“As a 12-year-old, I had to be courageous in leaving my friends and attending a school that was significantly more difficult,” says Gail. “But it was an important lesson in advocacy and one of the best things that happened in my education.”
Her father was just as influential. Ben left home at 15 and became a bricklayer to provide for his family. But he went on to college and became a surgeon then chief of surgery at a hospital in Oakland. “A highlight of my childhood was doing the rounds with him on weekends,” says Gail, who, at age 8, asked if she could watch him perform surgery. “I will never forget his honoring that wish, letting me scrub and suit up to observe a gallbladder operation.”
After that, she wanted to follow in his footsteps and be a physician. But in high school, she took a class about the stock market with her father, who was always talking about “preparing for your future and these things called stocks, mutual funds and compounding interest,” she says.
Gail chose to study at Williams College, a small liberal arts school in Massachusetts, where she earned a bachelor’s in economics and political science. She worked for three years in banking at Goldman Sachs before heading to Harvard Business School, where she earned her MBA. She remained in banking for several more years before making the shift to wealth management and starting her practice, The Covington Wealth Management Group, in Northern California.
Advocate for oneself
As a banker, she remembers doing the work and keeping her head down, hoping “they don't realize how much I really don't know” but that “my good work will speak for itself.” Now, she works hard to lead women out of that mindset. “We need to stop thinking, ‘I’m too young, I don’t have anything to contribute, and I have to wait to be noticed to be promoted.’” Rather, she now advises, women must “lift one’s voice, have a perspective and advocate for oneself.”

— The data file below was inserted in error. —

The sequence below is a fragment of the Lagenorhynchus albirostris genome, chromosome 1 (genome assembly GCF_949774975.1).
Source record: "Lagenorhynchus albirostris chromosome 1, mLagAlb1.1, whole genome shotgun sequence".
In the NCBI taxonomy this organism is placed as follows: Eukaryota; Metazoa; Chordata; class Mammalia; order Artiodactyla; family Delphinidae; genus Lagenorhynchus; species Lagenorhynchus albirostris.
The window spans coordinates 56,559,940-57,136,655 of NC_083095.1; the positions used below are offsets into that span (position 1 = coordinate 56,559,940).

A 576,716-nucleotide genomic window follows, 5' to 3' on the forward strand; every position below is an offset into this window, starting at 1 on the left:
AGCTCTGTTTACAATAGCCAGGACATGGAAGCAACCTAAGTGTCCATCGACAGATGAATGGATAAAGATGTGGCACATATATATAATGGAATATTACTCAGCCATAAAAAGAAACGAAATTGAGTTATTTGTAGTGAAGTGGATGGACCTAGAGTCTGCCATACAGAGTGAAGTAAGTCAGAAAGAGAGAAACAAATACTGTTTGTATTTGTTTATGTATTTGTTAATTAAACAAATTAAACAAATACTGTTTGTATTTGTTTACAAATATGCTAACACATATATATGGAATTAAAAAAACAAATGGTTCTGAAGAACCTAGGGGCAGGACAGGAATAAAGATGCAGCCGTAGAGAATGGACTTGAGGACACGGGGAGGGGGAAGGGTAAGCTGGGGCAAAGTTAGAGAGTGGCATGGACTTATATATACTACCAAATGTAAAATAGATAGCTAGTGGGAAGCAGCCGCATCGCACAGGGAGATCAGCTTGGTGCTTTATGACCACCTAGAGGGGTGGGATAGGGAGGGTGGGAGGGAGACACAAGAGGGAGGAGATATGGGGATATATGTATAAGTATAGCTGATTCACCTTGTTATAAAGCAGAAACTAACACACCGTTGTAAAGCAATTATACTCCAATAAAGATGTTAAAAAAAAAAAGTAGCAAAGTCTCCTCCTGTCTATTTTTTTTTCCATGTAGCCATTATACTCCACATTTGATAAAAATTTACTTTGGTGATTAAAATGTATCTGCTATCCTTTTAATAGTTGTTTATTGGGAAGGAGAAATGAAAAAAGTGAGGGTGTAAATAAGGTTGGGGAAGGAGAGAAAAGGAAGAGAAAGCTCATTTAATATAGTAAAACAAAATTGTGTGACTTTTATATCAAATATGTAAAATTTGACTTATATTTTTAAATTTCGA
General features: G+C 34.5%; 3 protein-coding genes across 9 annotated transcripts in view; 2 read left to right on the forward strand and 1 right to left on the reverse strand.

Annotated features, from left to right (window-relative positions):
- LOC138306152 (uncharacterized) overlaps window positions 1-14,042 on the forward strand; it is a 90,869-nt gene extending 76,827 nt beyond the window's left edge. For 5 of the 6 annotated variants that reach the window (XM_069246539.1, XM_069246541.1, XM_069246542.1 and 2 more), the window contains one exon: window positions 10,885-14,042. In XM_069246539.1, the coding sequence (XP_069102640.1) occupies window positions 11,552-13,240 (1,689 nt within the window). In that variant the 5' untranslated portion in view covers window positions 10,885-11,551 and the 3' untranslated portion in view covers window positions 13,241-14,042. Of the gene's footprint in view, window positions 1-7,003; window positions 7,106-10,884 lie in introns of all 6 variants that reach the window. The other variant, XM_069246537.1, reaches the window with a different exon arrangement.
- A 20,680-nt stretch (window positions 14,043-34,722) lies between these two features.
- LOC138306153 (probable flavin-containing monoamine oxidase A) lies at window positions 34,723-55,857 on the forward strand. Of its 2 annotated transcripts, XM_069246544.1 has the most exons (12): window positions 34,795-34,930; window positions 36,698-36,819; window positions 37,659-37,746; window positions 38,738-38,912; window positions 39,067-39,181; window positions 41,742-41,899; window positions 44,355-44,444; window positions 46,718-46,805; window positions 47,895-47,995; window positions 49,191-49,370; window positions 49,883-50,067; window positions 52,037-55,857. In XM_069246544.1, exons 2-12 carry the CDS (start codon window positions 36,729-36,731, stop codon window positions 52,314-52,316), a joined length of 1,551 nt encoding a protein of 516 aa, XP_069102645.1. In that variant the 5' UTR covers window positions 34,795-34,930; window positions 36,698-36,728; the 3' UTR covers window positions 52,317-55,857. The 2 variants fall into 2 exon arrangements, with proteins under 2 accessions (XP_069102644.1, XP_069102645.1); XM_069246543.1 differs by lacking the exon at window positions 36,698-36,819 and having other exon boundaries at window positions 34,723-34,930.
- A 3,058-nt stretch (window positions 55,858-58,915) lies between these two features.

Besides her commitment to mentoring diverse women, Gail is known for her passion for visionary projects. She was an early pioneer in Workplace Wealth, serving as a Financial Advisor to the employees of many technology companies. In 2020, Gail joined Morgan Stanley’s Access One Alliance, a cohort of 10 senior African-American Financial Advisors who collectively manage $10 billion in assets for institutional, ultra-high-net-worth and family-office clients. Gail was instrumental in its creation and launch and now sits on its steering committee.
In 2022, she was named a Morgan Stanley MAKER—joining a distinguished group of women and men, all nominated by their peers for serving as advocates, groundbreakers and innovators for women’s advancement. She calls it an honor to be recognized with others for “transforming cultures, leading with our voices, lifting other women and being their fierce advocates,” much like her mother was for her.
A favorite part of her job, she says, is “helping clients expand their vision of who they thought they could be. When a client can think about things other than financial assets and instead focus on the actual living of one’s life, ensuring the future for their children and their grandchildren, I've done my job right.”